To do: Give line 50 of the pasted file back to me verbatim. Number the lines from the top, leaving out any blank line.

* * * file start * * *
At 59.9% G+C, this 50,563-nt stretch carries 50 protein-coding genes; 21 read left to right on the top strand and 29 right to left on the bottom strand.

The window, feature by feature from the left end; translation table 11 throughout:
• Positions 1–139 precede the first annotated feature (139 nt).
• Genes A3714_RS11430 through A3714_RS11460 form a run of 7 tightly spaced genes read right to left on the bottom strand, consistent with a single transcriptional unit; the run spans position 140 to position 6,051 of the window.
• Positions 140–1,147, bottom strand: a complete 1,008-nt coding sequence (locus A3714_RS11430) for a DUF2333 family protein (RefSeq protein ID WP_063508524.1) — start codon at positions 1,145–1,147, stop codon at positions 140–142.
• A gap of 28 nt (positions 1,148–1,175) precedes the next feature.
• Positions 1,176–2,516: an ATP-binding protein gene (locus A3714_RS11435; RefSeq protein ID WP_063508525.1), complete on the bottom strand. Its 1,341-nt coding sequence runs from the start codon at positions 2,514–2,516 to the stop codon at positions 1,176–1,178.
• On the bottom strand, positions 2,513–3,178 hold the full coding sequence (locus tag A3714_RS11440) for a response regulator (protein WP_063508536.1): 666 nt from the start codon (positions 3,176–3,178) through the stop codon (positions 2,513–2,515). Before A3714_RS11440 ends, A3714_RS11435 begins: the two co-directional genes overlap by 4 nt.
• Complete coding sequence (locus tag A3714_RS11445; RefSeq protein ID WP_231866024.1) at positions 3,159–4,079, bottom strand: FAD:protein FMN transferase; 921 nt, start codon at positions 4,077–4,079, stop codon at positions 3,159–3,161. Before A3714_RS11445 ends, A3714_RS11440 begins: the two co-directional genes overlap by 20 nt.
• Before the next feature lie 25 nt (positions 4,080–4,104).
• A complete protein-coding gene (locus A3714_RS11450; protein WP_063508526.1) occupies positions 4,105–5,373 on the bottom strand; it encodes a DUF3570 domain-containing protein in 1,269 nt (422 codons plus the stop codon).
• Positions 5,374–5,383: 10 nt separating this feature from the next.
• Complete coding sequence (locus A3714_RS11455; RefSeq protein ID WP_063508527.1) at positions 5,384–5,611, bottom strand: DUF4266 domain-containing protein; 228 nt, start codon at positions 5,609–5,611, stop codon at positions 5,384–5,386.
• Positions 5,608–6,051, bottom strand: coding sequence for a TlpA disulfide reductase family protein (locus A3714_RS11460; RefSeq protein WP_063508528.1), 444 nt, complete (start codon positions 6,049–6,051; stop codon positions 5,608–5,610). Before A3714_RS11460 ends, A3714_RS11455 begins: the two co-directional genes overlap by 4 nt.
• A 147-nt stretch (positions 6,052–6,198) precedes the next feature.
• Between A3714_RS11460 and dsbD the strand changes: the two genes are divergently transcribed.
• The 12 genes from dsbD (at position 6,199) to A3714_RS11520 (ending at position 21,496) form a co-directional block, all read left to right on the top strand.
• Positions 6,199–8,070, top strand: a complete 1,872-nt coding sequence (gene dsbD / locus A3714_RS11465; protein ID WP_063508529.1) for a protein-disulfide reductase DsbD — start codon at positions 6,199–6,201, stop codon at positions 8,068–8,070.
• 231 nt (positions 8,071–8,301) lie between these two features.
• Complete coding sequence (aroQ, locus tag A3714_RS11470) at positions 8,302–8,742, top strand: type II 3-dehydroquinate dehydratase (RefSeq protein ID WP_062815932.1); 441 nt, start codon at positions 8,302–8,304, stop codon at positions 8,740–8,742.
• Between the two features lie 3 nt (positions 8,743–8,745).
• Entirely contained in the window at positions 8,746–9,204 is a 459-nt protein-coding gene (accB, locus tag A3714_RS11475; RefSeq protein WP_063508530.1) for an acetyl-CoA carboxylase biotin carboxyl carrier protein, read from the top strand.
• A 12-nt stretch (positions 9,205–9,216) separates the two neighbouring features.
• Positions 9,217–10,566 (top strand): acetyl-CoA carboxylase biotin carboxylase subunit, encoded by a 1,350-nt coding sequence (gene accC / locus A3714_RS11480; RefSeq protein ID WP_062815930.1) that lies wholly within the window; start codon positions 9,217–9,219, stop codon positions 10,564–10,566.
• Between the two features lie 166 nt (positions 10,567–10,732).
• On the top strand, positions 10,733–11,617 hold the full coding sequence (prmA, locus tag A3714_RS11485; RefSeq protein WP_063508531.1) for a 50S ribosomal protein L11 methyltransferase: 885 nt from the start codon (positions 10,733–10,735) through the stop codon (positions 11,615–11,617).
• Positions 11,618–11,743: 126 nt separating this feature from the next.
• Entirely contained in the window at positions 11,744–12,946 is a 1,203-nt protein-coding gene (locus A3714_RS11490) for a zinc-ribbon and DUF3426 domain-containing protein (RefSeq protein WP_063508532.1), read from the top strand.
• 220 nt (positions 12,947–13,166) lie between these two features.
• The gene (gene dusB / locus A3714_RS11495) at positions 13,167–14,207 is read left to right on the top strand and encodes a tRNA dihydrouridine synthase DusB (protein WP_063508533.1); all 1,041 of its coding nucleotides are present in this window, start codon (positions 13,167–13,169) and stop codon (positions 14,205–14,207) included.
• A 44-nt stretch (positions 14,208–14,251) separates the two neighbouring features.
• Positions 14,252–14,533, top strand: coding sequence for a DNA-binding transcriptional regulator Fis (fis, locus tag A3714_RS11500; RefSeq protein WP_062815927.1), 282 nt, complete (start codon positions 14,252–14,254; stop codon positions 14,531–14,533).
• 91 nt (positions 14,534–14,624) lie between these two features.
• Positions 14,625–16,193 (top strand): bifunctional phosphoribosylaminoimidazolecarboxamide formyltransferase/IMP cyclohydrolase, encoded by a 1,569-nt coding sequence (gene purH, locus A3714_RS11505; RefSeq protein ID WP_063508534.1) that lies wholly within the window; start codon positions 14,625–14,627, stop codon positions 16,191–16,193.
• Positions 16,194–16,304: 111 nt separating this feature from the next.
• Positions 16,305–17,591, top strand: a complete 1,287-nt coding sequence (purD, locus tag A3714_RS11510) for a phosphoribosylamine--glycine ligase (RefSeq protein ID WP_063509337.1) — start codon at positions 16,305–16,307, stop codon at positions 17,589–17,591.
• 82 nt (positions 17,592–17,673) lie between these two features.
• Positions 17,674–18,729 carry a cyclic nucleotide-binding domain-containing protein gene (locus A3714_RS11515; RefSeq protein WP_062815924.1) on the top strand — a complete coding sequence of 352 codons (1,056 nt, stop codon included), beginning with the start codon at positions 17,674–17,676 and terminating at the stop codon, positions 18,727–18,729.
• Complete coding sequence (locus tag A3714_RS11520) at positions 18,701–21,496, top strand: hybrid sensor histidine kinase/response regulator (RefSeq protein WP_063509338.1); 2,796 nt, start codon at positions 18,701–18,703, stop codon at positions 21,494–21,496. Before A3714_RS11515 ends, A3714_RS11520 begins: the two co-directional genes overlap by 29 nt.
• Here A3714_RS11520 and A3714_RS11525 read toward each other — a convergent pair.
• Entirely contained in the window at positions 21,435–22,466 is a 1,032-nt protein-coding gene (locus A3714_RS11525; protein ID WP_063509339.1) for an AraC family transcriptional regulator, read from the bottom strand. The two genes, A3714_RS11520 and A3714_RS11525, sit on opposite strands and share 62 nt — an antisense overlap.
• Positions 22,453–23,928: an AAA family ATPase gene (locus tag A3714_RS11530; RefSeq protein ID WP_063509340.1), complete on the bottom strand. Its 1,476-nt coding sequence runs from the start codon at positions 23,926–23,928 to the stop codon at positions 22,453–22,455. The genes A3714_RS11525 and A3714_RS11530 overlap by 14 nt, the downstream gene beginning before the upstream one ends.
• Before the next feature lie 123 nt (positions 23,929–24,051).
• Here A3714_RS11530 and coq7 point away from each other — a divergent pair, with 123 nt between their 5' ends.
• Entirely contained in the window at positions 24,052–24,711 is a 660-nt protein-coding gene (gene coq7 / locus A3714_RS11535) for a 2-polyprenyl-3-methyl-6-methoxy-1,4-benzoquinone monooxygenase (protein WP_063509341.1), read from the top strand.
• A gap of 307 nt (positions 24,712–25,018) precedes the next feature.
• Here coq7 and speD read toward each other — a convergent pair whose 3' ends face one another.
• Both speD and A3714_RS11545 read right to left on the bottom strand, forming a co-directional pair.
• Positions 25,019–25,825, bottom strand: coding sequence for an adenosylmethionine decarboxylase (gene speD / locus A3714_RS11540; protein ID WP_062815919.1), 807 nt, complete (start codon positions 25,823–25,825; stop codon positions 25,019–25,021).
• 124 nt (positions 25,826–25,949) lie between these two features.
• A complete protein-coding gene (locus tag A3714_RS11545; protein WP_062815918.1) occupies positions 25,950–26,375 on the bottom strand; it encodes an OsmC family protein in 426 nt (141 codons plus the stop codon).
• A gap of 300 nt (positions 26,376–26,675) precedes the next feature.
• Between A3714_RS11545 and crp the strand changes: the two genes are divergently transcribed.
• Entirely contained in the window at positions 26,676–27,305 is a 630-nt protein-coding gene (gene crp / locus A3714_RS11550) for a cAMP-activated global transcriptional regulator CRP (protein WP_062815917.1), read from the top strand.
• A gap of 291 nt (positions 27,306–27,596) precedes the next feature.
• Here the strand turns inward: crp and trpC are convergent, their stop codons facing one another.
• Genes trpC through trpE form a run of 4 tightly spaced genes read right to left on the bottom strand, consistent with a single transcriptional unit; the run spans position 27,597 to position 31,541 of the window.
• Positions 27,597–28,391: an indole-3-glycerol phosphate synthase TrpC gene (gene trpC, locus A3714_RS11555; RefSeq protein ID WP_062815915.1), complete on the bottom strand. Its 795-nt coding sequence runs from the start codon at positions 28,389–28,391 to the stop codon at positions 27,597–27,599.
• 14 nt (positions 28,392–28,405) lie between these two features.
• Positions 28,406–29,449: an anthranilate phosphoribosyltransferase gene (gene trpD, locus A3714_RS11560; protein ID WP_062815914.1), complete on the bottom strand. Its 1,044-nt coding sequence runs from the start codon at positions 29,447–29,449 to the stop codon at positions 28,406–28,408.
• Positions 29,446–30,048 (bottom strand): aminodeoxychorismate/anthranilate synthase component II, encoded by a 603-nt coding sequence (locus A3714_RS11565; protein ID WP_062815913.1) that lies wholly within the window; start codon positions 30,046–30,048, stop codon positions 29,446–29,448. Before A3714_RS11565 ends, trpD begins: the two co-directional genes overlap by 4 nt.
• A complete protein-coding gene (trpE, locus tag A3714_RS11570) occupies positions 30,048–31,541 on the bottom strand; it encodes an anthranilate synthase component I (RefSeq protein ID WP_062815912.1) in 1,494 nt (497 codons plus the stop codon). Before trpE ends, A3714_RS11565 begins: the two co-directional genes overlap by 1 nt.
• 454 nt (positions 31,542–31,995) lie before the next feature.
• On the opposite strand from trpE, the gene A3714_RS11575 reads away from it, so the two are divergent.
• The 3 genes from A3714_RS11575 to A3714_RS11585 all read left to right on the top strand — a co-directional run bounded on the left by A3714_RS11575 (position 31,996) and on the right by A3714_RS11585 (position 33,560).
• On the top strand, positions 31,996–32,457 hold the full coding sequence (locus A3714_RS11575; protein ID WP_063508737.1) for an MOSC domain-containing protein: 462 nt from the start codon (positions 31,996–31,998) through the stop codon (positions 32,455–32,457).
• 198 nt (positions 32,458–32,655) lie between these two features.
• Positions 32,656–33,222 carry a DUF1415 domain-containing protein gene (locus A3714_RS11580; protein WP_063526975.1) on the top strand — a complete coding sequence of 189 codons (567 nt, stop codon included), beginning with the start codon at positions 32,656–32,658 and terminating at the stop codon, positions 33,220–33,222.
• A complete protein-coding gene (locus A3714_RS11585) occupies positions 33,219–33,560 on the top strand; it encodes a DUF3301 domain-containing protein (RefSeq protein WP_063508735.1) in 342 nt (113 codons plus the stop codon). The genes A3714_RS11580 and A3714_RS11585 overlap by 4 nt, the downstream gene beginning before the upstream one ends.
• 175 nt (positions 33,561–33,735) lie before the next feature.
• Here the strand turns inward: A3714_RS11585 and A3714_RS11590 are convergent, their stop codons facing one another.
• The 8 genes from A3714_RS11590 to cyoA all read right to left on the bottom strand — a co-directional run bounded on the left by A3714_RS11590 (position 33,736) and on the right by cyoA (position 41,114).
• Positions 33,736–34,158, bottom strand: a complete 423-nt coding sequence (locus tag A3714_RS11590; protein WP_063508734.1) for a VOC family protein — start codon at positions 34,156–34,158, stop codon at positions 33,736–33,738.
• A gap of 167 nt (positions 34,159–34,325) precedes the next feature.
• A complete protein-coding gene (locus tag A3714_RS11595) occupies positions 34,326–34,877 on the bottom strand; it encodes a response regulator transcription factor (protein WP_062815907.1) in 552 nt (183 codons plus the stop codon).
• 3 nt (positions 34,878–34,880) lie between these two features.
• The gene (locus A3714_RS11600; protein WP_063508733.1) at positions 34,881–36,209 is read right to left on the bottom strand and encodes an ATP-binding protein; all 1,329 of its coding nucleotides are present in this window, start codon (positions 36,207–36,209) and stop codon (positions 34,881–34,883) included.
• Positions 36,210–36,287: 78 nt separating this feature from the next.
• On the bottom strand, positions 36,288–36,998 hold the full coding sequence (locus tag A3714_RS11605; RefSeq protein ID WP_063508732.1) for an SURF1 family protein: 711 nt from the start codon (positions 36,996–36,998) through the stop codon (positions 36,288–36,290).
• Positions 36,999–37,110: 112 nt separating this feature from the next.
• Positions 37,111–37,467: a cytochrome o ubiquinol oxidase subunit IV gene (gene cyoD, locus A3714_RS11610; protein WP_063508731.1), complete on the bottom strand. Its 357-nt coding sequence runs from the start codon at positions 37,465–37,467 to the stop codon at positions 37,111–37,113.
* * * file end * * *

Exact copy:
• 124 nt (positions 25,826–25,949) lie between these two features.